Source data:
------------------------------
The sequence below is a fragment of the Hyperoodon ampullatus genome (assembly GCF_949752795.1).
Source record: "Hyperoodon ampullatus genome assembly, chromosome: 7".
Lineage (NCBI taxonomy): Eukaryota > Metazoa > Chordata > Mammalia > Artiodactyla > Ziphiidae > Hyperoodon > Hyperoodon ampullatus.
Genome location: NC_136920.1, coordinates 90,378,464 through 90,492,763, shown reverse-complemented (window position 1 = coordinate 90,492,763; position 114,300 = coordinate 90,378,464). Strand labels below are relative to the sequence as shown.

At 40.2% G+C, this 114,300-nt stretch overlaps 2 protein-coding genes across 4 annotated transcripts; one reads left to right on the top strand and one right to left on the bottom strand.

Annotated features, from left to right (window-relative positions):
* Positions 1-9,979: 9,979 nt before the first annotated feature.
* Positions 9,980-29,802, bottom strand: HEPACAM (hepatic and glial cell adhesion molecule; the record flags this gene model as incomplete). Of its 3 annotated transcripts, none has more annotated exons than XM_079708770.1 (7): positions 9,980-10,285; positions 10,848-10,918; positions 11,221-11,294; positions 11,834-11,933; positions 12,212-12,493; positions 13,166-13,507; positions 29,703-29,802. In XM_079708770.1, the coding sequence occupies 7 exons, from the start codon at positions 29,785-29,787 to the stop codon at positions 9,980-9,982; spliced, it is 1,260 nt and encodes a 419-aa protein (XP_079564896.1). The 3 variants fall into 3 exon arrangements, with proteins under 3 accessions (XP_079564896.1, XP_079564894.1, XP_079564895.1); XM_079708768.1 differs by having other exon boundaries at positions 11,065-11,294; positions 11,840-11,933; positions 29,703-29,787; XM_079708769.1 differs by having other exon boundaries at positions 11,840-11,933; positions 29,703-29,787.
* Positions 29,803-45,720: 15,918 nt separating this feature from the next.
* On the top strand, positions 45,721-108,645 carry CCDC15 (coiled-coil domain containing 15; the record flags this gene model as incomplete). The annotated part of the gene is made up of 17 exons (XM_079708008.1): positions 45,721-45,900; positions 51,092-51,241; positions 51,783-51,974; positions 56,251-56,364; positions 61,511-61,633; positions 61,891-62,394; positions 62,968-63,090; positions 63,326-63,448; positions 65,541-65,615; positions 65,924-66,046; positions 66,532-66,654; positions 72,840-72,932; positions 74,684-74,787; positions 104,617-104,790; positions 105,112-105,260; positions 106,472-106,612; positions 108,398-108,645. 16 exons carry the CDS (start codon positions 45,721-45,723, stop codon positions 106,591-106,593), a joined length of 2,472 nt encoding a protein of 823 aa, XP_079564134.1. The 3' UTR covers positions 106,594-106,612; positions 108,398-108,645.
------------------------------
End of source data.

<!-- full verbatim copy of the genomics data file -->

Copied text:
The sequence below is a fragment of the Hyperoodon ampullatus genome (assembly GCF_949752795.1).
Source record: "Hyperoodon ampullatus genome assembly, chromosome: 7".
Lineage (NCBI taxonomy): Eukaryota > Metazoa > Chordata > Mammalia > Artiodactyla > Ziphiidae > Hyperoodon > Hyperoodon ampullatus.
Genome location: NC_136920.1, coordinates 90,378,464 through 90,492,763, shown reverse-complemented (window position 1 = coordinate 90,492,763; position 114,300 = coordinate 90,378,464). Strand labels below are relative to the sequence as shown.

At 40.2% G+C, this 114,300-nt stretch overlaps 2 protein-coding genes across 4 annotated transcripts; one reads left to right on the top strand and one right to left on the bottom strand.

Annotated features, from left to right (window-relative positions):
* Positions 1-9,979: 9,979 nt before the first annotated feature.
* Positions 9,980-29,802, bottom strand: HEPACAM (hepatic and glial cell adhesion molecule; the record flags this gene model as incomplete). Of its 3 annotated transcripts, none has more annotated exons than XM_079708770.1 (7): positions 9,980-10,285; positions 10,848-10,918; positions 11,221-11,294; positions 11,834-11,933; positions 12,212-12,493; positions 13,166-13,507; positions 29,703-29,802. In XM_079708770.1, the coding sequence occupies 7 exons, from the start codon at positions 29,785-29,787 to the stop codon at positions 9,980-9,982; spliced, it is 1,260 nt and encodes a 419-aa protein (XP_079564896.1). The 3 variants fall into 3 exon arrangements, with proteins under 3 accessions (XP_079564896.1, XP_079564894.1, XP_079564895.1); XM_079708768.1 differs by having other exon boundaries at positions 11,065-11,294; positions 11,840-11,933; positions 29,703-29,787; XM_079708769.1 differs by having other exon boundaries at positions 11,840-11,933; positions 29,703-29,787.
* Positions 29,803-45,720: 15,918 nt separating this feature from the next.
* On the top strand, positions 45,721-108,645 carry CCDC15 (coiled-coil domain containing 15; the record flags this gene model as incomplete). The annotated part of the gene is made up of 17 exons (XM_079708008.1): positions 45,721-45,900; positions 51,092-51,241; positions 51,783-51,974; positions 56,251-56,364; positions 61,511-61,633; positions 61,891-62,394; positions 62,968-63,090; positions 63,326-63,448; positions 65,541-65,615; positions 65,924-66,046; positions 66,532-66,654; positions 72,840-72,932; positions 74,684-74,787; positions 104,617-104,790; positions 105,112-105,260; positions 106,472-106,612; positions 108,398-108,645. 16 exons carry the CDS (start codon positions 45,721-45,723, stop codon positions 106,591-106,593), a joined length of 2,472 nt encoding a protein of 823 aa, XP_079564134.1. The 3' UTR covers positions 106,594-106,612; positions 108,398-108,645.